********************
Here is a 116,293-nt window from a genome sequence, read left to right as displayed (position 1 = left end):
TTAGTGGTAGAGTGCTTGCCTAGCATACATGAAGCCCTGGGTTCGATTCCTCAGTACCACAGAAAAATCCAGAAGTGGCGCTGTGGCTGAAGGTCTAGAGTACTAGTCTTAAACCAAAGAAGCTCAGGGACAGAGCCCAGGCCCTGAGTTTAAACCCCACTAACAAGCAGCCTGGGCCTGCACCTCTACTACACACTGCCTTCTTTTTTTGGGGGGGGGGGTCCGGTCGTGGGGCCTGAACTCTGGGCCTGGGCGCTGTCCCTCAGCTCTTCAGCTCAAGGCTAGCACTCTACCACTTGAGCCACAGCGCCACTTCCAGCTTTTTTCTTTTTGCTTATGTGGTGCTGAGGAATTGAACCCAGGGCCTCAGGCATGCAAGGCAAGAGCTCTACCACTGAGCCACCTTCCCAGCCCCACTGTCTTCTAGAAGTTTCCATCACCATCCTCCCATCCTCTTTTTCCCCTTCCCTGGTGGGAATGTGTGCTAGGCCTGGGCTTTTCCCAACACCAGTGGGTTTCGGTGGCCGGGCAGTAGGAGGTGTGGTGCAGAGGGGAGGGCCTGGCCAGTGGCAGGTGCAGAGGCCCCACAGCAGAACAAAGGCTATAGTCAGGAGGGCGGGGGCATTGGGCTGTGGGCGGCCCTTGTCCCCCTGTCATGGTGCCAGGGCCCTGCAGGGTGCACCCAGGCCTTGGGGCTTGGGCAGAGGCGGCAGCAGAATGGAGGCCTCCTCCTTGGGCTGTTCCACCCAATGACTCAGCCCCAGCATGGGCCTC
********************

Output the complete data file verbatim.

Here is a 116,293-nt window from a genome sequence, read left to right as displayed (position 1 = left end):
TTAGTGGTAGAGTGCTTGCCTAGCATACATGAAGCCCTGGGTTCGATTCCTCAGTACCACAGAAAAATCCAGAAGTGGCGCTGTGGCTGAAGGTCTAGAGTACTAGTCTTAAACCAAAGAAGCTCAGGGACAGAGCCCAGGCCCTGAGTTTAAACCCCACTAACAAGCAGCCTGGGCCTGCACCTCTACTACACACTGCCTTCTTTTTTTGGGGGGGGGGGTCCGGTCGTGGGGCCTGAACTCTGGGCCTGGGCGCTGTCCCTCAGCTCTTCAGCTCAAGGCTAGCACTCTACCACTTGAGCCACAGCGCCACTTCCAGCTTTTTTCTTTTTGCTTATGTGGTGCTGAGGAATTGAACCCAGGGCCTCAGGCATGCAAGGCAAGAGCTCTACCACTGAGCCACCTTCCCAGCCCCACTGTCTTCTAGAAGTTTCCATCACCATCCTCCCATCCTCTTTTTCCCCTTCCCTGGTGGGAATGTGTGCTAGGCCTGGGCTTTTCCCAACACCAGTGGGTTTCGGTGGCCGGGCAGTAGGAGGTGTGGTGCAGAGGGGAGGGCCTGGCCAGTGGCAGGTGCAGAGGCCCCACAGCAGAACAAAGGCTATAGTCAGGAGGGCGGGGGCATTGGGCTGTGGGCGGCCCTTGTCCCCCTGTCATGGTGCCAGGGCCCTGCAGGGTGCACCCAGGCCTTGGGGCTTGGGCAGAGGCGGCAGCAGAATGGAGGCCTCCTCCTTGGGCTGTTCCACCCAATGACTCAGCCCCAGCATGGGCCTC